The Director of the Port of Tema, corroborated the CEO of MPS’ submission, but described the resumption of work by factories in China as a silver lining as China remains Ghana’s leading trading partner.

Rent and Demurrage Waivers

Sandra Opoku said GPHA will consider waiving some rent charges that would be accrued as a result of a direct impact of the Port Authority’s measures due the coronavirus prevention and that would be done on a case by case basis.

She urged the Shipping Lines to consider similar initiatives when it comes to demurrages.

“We are all in the port community so once things like these come upwe have to all rally together. Right now we all have to make sacrifices and so we will be talking to our stakeholders, the shipping lines to look at their demurrages.”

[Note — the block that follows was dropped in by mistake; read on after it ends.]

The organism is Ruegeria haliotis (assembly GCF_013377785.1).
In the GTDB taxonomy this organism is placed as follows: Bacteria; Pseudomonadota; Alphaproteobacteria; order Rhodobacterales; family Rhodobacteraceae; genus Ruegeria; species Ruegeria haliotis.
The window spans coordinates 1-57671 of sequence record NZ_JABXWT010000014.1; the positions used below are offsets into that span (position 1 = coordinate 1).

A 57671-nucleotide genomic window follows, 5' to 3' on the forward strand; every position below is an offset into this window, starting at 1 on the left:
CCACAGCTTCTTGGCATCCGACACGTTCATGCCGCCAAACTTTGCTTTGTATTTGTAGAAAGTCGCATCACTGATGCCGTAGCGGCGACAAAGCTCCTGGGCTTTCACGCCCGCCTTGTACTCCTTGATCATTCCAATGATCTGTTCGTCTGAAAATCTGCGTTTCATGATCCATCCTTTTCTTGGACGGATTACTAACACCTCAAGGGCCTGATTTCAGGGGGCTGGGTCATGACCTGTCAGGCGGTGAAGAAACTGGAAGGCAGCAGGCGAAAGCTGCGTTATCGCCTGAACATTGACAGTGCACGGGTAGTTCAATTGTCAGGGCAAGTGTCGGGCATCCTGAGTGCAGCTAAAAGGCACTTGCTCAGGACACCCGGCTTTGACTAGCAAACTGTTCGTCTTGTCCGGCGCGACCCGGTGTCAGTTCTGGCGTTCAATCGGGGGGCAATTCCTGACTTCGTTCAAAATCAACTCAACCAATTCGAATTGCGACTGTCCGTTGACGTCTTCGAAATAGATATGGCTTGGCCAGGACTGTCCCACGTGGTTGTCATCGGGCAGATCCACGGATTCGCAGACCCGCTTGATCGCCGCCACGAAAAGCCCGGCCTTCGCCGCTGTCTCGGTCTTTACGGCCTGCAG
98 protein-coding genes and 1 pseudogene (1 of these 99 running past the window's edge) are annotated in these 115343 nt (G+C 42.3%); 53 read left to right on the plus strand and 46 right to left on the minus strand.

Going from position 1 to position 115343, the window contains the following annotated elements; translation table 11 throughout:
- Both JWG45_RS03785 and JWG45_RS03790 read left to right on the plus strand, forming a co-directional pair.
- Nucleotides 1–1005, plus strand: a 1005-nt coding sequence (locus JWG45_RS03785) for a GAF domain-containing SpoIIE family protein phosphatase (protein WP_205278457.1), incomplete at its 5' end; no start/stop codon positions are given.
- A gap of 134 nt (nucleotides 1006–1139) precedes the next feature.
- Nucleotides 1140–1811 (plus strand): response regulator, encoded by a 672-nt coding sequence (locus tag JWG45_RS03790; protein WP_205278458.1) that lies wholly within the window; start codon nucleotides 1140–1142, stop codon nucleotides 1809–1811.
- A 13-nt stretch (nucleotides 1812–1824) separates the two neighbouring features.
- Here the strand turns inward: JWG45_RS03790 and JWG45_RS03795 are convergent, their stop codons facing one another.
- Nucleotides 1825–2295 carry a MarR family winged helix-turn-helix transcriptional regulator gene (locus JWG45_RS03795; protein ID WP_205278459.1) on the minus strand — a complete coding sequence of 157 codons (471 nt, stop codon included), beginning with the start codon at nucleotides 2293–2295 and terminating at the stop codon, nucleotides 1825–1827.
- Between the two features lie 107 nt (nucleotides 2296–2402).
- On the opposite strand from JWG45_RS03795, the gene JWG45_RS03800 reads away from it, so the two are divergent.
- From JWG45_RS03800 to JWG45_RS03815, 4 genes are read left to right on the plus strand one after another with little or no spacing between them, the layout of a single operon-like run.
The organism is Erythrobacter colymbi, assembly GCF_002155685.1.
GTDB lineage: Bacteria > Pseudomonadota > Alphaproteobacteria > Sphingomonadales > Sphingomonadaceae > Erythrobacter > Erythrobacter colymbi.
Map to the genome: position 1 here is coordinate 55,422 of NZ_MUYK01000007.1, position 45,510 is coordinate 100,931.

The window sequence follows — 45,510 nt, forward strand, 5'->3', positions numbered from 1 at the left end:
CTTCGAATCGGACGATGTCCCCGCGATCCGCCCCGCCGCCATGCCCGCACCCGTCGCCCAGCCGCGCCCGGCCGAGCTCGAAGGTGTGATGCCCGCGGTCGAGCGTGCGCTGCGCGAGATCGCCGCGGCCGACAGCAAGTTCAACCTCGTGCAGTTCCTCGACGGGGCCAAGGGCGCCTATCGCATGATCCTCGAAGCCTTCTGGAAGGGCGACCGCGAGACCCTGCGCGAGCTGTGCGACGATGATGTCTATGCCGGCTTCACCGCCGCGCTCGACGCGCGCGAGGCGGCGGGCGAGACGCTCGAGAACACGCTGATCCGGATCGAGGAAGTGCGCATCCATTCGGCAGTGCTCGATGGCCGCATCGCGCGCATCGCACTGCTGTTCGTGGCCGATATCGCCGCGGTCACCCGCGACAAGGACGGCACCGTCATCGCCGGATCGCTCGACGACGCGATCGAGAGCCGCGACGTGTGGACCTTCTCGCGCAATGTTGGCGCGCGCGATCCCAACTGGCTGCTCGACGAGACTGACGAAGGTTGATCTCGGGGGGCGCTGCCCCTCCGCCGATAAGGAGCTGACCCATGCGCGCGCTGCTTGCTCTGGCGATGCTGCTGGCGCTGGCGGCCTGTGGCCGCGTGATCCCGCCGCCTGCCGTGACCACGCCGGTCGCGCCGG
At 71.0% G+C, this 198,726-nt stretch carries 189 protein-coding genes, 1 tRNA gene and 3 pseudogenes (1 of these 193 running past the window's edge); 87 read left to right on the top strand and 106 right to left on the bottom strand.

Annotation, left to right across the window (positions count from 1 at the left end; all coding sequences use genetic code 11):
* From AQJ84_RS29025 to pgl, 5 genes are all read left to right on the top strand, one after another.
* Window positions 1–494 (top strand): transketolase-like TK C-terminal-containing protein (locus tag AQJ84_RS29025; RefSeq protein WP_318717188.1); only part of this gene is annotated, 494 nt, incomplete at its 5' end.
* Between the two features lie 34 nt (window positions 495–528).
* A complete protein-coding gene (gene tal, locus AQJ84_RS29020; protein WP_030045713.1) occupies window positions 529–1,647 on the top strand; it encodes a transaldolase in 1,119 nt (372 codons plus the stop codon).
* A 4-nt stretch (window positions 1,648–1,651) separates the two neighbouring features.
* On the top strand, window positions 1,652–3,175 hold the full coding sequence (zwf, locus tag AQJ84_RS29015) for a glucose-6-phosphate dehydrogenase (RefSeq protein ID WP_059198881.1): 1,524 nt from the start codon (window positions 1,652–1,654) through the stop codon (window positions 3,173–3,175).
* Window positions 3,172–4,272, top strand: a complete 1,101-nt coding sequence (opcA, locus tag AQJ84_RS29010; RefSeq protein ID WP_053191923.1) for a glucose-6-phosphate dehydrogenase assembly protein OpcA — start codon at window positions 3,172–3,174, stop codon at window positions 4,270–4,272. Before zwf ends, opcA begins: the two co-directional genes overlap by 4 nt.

Work Paperless and comply with rules

Both Mohammed Samara and the Sector Commander of Customs touted that the Tema Port operates a very reliable paperless systems and port users should take advantage of that and function remotely to prevent physical human to human contacts.

The various industry players called on the assistance and compliance by the general public in all measures deployed at the ports so that they can collectively complement the country’s effort to end the spread of the pandemic.

“To contain the spread, we need everybody on board. As we are sensitizing our officers, all other stakeholders must do same. When you come to us to do business, you must apply by our action points,” the Assistant Commissioner advised.